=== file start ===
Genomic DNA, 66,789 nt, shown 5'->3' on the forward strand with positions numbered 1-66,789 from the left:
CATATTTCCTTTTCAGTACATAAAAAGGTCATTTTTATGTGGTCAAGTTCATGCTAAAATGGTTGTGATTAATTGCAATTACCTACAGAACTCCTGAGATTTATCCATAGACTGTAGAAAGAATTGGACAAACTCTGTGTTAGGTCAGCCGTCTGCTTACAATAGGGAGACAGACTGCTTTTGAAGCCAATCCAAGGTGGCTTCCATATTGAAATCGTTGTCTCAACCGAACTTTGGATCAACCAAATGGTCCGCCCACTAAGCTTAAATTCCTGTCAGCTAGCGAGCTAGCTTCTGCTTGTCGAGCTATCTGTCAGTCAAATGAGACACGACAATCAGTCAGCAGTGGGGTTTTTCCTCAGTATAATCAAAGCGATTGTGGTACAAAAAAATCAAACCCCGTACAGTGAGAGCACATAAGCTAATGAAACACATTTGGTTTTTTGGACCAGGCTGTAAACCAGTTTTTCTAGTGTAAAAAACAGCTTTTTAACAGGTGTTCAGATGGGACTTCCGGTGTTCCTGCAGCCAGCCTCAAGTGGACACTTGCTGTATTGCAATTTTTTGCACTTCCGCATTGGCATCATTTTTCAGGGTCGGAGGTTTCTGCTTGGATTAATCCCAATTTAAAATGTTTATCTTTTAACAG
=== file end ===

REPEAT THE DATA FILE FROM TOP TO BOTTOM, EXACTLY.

Genomic DNA, 66,789 nt, shown 5'->3' on the forward strand with positions numbered 1-66,789 from the left:
CATATTTCCTTTTCAGTACATAAAAAGGTCATTTTTATGTGGTCAAGTTCATGCTAAAATGGTTGTGATTAATTGCAATTACCTACAGAACTCCTGAGATTTATCCATAGACTGTAGAAAGAATTGGACAAACTCTGTGTTAGGTCAGCCGTCTGCTTACAATAGGGAGACAGACTGCTTTTGAAGCCAATCCAAGGTGGCTTCCATATTGAAATCGTTGTCTCAACCGAACTTTGGATCAACCAAATGGTCCGCCCACTAAGCTTAAATTCCTGTCAGCTAGCGAGCTAGCTTCTGCTTGTCGAGCTATCTGTCAGTCAAATGAGACACGACAATCAGTCAGCAGTGGGGTTTTTCCTCAGTATAATCAAAGCGATTGTGGTACAAAAAAATCAAACCCCGTACAGTGAGAGCACATAAGCTAATGAAACACATTTGGTTTTTTGGACCAGGCTGTAAACCAGTTTTTCTAGTGTAAAAAACAGCTTTTTAACAGGTGTTCAGATGGGACTTCCGGTGTTCCTGCAGCCAGCCTCAAGTGGACACTTGCTGTATTGCAATTTTTTGCACTTCCGCATTGGCATCATTTTTCAGGGTCGGAGGTTTCTGCTTGGATTAATCCCAATTTAAAATGTTTATCTTTTAACAG